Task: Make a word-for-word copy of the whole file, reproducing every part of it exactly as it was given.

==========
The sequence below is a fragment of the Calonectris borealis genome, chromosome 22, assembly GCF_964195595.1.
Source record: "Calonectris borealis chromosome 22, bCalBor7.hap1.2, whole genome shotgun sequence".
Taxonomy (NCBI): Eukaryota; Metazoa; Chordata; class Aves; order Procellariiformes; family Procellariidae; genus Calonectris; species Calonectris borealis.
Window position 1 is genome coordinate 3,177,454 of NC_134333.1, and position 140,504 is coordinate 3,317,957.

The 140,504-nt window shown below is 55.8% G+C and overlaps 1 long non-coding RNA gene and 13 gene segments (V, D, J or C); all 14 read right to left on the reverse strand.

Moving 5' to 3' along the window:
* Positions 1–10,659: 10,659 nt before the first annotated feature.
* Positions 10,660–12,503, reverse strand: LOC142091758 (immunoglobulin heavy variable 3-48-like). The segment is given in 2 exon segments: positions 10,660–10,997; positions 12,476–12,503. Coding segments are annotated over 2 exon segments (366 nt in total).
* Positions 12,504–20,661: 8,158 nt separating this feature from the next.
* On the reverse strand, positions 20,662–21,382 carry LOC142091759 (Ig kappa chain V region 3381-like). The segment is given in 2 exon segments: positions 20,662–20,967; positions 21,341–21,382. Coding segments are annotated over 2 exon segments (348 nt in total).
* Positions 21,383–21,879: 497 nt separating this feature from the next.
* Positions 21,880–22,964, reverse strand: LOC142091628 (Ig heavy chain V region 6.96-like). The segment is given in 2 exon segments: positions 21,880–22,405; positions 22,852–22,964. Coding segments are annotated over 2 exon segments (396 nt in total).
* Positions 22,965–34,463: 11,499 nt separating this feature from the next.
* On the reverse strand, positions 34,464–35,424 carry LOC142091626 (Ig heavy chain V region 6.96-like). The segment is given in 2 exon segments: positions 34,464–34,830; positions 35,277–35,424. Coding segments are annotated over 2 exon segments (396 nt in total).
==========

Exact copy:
The sequence below is a fragment of the Calonectris borealis genome, chromosome 22, assembly GCF_964195595.1.
Source record: "Calonectris borealis chromosome 22, bCalBor7.hap1.2, whole genome shotgun sequence".
Taxonomy (NCBI): Eukaryota; Metazoa; Chordata; class Aves; order Procellariiformes; family Procellariidae; genus Calonectris; species Calonectris borealis.
Window position 1 is genome coordinate 3,177,454 of NC_134333.1, and position 140,504 is coordinate 3,317,957.

The 140,504-nt window shown below is 55.8% G+C and overlaps 1 long non-coding RNA gene and 13 gene segments (V, D, J or C); all 14 read right to left on the reverse strand.

Moving 5' to 3' along the window:
* Positions 1–10,659: 10,659 nt before the first annotated feature.
* Positions 10,660–12,503, reverse strand: LOC142091758 (immunoglobulin heavy variable 3-48-like). The segment is given in 2 exon segments: positions 10,660–10,997; positions 12,476–12,503. Coding segments are annotated over 2 exon segments (366 nt in total).
* Positions 12,504–20,661: 8,158 nt separating this feature from the next.
* On the reverse strand, positions 20,662–21,382 carry LOC142091759 (Ig kappa chain V region 3381-like). The segment is given in 2 exon segments: positions 20,662–20,967; positions 21,341–21,382. Coding segments are annotated over 2 exon segments (348 nt in total).
* Positions 21,383–21,879: 497 nt separating this feature from the next.
* Positions 21,880–22,964, reverse strand: LOC142091628 (Ig heavy chain V region 6.96-like). The segment is given in 2 exon segments: positions 21,880–22,405; positions 22,852–22,964. Coding segments are annotated over 2 exon segments (396 nt in total).
* Positions 22,965–34,463: 11,499 nt separating this feature from the next.
* On the reverse strand, positions 34,464–35,424 carry LOC142091626 (Ig heavy chain V region 6.96-like). The segment is given in 2 exon segments: positions 34,464–34,830; positions 35,277–35,424. Coding segments are annotated over 2 exon segments (396 nt in total).